Is Mankell using this Bergmanesque setting merely to enhance the detective story formula? Certainly, he does not play the same game as Friedrich Dürrenmatt, whose novels begin as detective stories and then leave the formula behind (the murderer is not found; the confrontation with the murderer turns into a politico-existential debate etc). Mankell respects the formula: at the end of his novels, the murderer is discovered, apprehended and condemned. His technique quite closely follows what Fredric Jameson, in his seminal essay ‘On Raymond Chandler’, described as Chandler’s procedure, which is to use the formula (an investigation that brings the detective into contact with all strata of life) as a frame allowing him to fill out the plot with arcane characterisations, social and psychological aperçus and insights into life’s tragedies. Why shouldn’t the writer drop the formula and give us pure art instead? Because dropping the formula would mean losing the ‘artistic’ content that the formula ostensibly distorts.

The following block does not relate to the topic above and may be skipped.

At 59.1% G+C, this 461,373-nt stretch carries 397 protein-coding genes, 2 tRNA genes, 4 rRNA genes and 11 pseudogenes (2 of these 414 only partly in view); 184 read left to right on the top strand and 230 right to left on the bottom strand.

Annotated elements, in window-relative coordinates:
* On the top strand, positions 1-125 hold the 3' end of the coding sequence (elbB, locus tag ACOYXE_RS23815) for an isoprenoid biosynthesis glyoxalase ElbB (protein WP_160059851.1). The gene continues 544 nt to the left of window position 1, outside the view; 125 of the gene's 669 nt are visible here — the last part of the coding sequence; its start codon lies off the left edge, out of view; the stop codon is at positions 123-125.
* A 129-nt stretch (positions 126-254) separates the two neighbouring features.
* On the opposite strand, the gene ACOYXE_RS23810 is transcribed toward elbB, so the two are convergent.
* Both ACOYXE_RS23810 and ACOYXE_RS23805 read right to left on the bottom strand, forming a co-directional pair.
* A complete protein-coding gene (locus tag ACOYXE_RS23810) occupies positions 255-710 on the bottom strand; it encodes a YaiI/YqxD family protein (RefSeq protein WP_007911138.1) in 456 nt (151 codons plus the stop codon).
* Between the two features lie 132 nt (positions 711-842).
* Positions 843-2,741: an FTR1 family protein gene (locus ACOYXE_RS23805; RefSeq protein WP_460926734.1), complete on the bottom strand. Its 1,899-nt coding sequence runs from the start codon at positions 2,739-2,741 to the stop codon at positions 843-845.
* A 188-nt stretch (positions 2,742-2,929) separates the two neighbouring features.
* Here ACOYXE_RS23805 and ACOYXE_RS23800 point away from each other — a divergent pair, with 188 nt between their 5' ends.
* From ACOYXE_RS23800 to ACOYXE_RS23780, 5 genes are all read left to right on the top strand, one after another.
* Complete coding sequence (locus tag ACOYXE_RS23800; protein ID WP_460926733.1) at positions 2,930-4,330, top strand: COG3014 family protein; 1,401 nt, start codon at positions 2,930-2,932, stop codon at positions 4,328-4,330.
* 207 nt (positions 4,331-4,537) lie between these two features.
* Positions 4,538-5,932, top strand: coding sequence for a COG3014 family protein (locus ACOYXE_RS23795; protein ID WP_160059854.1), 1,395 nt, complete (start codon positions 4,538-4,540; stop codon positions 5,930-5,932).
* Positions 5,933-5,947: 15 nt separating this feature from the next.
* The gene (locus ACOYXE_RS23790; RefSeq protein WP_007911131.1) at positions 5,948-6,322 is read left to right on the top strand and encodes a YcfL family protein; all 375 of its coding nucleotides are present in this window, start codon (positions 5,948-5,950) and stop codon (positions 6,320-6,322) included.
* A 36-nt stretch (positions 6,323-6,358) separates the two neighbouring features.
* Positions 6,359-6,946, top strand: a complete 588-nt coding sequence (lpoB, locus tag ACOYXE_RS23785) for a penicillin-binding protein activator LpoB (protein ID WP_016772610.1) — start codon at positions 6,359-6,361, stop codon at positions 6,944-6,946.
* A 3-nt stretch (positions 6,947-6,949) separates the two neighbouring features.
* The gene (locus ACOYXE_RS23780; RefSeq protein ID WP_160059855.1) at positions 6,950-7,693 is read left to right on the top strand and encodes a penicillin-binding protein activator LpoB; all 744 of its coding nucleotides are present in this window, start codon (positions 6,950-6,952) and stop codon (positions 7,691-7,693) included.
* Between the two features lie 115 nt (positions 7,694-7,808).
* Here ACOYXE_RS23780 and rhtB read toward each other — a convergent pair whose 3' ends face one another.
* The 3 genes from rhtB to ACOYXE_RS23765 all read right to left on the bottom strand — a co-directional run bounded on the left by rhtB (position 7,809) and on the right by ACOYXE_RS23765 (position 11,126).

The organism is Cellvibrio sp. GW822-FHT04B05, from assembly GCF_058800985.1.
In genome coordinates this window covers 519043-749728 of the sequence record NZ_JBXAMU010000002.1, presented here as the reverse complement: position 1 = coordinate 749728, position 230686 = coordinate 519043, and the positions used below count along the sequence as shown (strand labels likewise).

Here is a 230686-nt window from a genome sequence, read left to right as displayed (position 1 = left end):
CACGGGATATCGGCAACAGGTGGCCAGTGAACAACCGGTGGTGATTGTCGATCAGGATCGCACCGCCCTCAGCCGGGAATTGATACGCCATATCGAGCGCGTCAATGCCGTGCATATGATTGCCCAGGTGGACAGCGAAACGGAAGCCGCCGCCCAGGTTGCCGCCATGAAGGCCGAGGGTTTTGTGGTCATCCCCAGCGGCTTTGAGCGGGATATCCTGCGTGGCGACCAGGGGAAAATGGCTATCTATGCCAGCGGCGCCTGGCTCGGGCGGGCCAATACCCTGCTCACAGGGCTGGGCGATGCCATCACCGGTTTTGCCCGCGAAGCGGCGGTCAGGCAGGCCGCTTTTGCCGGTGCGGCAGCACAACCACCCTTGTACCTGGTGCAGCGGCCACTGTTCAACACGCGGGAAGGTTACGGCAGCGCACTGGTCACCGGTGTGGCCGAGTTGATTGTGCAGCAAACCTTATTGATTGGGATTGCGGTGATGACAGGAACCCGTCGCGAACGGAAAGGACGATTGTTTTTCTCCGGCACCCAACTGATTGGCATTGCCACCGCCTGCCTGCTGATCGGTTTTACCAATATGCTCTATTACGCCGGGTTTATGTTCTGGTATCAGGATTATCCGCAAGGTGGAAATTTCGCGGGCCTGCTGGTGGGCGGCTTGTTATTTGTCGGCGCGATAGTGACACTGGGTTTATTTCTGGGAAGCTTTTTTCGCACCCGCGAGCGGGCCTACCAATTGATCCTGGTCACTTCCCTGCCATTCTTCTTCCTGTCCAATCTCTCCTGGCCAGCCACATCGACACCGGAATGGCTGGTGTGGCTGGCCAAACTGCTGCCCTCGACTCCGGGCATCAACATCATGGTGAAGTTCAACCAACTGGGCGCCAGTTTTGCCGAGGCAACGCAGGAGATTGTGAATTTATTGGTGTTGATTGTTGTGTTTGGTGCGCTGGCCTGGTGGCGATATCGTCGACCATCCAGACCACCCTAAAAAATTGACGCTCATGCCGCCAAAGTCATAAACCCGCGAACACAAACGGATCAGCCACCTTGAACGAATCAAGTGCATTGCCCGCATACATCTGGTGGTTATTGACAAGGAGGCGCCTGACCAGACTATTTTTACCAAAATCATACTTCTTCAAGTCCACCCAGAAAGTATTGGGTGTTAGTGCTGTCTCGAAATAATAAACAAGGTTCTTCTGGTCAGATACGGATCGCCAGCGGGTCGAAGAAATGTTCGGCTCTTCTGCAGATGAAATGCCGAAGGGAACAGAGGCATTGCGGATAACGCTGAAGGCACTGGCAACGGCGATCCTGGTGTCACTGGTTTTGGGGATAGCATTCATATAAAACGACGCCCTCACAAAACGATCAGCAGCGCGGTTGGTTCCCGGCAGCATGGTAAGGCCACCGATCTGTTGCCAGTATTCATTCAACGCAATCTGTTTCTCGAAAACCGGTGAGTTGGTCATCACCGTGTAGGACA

There is, however, more to Mankell’s work than a police procedural set in Bergmanland. What his novels are ultimately about, the theme to which even their existential aspect is subordinated, is the long and painful decay of the Swedish welfare state. Mankell evokes all the shibboleths of New Right populism: the flow of illegal immigrants, soaring crime and violence, growing unemployment and social insecurity, the disintegration of social solidarity. He focuses on those who remain in the shadows, on desperate, lost existences. In The Fifth Woman, a series of respectable old men are killed in a spectacularly gruesome way, and the murderer is revealed to be a lone woman whose sister was killed many years before in a Catholic convent in French Algiers: since no one cared about her sister’s death, she decided to avenge it by killing Swedish men guilty of raping or beating women. The story reveals the hidden side of the Swedish welfare-state miracle, the persistence of a brutal patriarchy behind a façade of respectability. It is Mankell’s masterpiece, in the balance it strikes between social criticism and insight into contemporary psychopathology; the style is terse, and the tension held at the brink of explosion.